In some regions, weather conditions have an impact upon emergency department (ED) visits, hospital admissions, and even mortality.1,2,3 Studies in other regions have shown no such impact of weather.4, 5 Physician perceptions of this inconsistent phenomenon are unclear, particularly in internal medicine. We aimed to study the effect of weather on admissions at our hospitals and to determine if resident physicians working in these hospitals accurately perceived its impact.
We analyzed the relationship between local weather and internal medicine (IM) admissions at two nearby centers in New Orleans over a 3-year period, 2013–2016. A two-sample t test with equal variances was used to compare the binary variables (e.g., thunderstorm, heavy fog) provided by the National Climactic Data Center. Additional binary categories were created by categorizing continuous variables such as precipitation, average wind speed, and temperature into dichotomous variables. The cut-offs are representative of unusual weather for New Orleans. Continuous variables were also analyzed using Spearman correlation. The day of admission was defined by the time the admission order was recorded by the hospital EMR. A two-tailed p value of < 0.05 was considered significant. All statistical analyses were performed using Stata 9.2 (StataCorp, College Station, TX). Additionally, we surveyed 122 Tulane IM residents’ perceptions of the effect of weather on medical admissions. This study was determined to be exempt by the Institutional Review Board.
Table 1 shows the average number of admissions by meteorological factor. Weather variables did not demonstrate a significant relationship with hospital admissions. Spearman correlation of precipitation, high temperature, low temperature, and average wind speed showed no effect on medical admissions rate.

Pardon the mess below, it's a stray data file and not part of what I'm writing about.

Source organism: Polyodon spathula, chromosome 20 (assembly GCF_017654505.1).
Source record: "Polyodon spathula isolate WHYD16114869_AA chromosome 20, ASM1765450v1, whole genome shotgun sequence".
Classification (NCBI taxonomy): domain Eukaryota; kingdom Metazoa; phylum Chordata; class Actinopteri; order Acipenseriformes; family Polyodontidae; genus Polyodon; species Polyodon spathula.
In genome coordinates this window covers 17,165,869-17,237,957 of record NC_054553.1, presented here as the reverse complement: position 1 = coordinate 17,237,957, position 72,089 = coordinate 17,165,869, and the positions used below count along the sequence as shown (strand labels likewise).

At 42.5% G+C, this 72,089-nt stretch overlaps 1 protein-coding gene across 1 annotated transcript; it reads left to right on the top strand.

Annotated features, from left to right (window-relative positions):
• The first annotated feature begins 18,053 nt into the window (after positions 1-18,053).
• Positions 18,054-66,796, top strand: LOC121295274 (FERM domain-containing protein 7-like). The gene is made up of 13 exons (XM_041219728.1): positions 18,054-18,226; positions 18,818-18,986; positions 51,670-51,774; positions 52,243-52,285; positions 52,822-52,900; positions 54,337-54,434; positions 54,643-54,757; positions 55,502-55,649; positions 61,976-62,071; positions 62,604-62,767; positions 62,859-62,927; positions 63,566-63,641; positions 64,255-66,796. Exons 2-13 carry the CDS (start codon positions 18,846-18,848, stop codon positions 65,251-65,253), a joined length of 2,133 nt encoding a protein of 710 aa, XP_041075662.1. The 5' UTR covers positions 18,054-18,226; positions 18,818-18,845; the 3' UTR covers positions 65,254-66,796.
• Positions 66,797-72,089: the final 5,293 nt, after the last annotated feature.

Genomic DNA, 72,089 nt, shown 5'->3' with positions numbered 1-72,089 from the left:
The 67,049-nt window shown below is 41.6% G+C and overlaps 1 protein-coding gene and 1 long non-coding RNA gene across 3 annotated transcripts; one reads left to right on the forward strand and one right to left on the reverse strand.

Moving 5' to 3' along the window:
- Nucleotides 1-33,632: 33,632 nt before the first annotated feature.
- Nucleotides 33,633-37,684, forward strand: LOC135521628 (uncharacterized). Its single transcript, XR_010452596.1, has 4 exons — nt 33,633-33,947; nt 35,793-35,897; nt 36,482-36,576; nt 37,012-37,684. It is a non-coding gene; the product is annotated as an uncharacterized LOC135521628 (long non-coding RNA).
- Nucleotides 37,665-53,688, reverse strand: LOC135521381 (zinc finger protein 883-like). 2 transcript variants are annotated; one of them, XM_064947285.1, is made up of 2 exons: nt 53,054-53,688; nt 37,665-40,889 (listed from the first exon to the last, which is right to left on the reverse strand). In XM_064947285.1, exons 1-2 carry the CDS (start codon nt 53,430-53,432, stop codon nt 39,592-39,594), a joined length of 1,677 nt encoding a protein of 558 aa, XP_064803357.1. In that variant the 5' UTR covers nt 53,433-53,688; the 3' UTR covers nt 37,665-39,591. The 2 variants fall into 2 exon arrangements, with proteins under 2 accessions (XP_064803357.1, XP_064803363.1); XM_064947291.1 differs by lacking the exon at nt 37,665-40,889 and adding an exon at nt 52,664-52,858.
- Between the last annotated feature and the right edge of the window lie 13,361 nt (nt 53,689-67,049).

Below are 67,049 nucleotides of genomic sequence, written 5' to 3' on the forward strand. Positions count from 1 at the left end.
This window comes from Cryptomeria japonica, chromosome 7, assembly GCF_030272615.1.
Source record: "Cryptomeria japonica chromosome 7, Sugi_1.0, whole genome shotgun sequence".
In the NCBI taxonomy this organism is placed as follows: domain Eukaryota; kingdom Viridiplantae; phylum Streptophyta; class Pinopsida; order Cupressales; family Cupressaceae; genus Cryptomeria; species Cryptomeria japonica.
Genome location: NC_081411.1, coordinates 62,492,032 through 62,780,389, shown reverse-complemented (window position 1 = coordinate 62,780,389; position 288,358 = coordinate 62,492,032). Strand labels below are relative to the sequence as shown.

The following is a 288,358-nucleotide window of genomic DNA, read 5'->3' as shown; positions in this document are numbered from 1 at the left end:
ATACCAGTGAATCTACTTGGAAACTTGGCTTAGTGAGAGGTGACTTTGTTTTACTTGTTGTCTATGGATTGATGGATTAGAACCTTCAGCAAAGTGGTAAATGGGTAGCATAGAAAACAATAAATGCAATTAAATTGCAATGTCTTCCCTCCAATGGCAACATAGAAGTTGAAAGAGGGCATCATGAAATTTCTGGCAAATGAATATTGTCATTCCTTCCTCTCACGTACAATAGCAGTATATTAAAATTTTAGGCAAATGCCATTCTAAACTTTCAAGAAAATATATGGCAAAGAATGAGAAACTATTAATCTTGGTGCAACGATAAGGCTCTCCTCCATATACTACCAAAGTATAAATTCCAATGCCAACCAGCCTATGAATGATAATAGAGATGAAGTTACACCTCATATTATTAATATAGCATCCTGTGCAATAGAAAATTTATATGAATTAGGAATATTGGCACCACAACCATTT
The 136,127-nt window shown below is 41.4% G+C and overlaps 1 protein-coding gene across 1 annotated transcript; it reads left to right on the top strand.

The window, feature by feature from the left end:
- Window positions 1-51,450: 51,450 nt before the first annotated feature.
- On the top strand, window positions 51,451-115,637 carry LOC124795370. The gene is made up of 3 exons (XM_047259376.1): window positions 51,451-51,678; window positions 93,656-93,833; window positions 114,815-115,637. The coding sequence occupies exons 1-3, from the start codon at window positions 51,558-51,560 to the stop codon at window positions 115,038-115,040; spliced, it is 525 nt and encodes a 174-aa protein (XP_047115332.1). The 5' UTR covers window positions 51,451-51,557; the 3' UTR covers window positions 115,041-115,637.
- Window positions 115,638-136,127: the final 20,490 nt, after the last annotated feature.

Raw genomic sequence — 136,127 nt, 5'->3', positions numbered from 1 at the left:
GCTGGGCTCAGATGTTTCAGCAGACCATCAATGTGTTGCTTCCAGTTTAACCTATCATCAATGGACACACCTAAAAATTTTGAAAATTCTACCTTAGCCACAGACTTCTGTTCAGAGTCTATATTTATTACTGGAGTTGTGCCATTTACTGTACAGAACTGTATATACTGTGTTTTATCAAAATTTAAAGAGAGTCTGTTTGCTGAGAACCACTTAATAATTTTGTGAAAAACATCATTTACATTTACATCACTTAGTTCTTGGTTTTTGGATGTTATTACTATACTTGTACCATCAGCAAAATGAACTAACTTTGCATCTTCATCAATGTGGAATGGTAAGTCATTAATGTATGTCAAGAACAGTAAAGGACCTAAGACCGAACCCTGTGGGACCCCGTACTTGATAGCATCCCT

The IM resident response rate to the survey was 43%. Table 2 shows the results of the first set of questions. Additionally, 79% of residents anticipated a 25% or greater decrease in admissions on a day of > 1 in. precipitation. Thirty-one percent of residents anticipated a 25% or greater increase in admissions on a day with poor air quality.
Our study of two hospitals in New Orleans showed no meteorological factor had a significant association with medical admission rate. From our analysis, we can reasonably say that patients do not appear to have difficulty getting to these hospitals in adverse conditions nor do these conditions predispose our patients to present with medical conditions requiring admission on the same day.
Our results may differ from previous studies for several reasons. First, the subtropical climate of New Orleans, combined with rainfall that is evenly distributed across the year, does not pose a significant barrier for patients to get to the hospital.6 Additionally, patient health may be unaffected by climate that lacks extreme heat or cold. In contrast, more unusual or extreme conditions may be the reason for a significant effect of weather found in certain areas; e.g., infrequent heavy rain in a dry climate or extreme cold and snowfall in the northern US.
Second, patients with major medical issues that ultimately require admission may not be deterred from visiting the hospital during poor weather. In contrast, milder medical concerns which do not result in admission from the ED may be more easily influenced by inclement weather. This would explain why numerous studies have shown a relationship between weather and ED visits, whereas admissions were not correlated in the present study.
Despite the lack of association between weather and IM admissions at our hospital, IM residents believed that such an association exists and that rain and cold temperature were the strongest factors affecting admissions. The belief was more pronounced in residents under the age of 30 years, suggesting that with more experience, clinicians realize that weather may be a less prominent factor. The exact reason for this wide spread belief is unclear. It may be related to residents training in areas where weather does affect admissions, resident knowledge of previous studies, or superstition. Limitations of this study include only studying the effect of weather on the day of admission at only two hospitals in a subtropical city. Additionally, the survey did not include patient perspectives.
We conclude that resident perception of the effect of weather on medical admissions did not match reality at our hospitals. Decisions based on daily weather should incorporate institutional and local weather data.
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Dixit, N., Whalen, K. & Chakraborti, C. Lack of Association Between Meteorological Factors and Internal Medicine Admissions in New Orleans: Residents Perceptions Differ. J GEN INTERN MED 34, 1975–1976 (2019). https://doi.org/10.1007/s11606-019-05091-7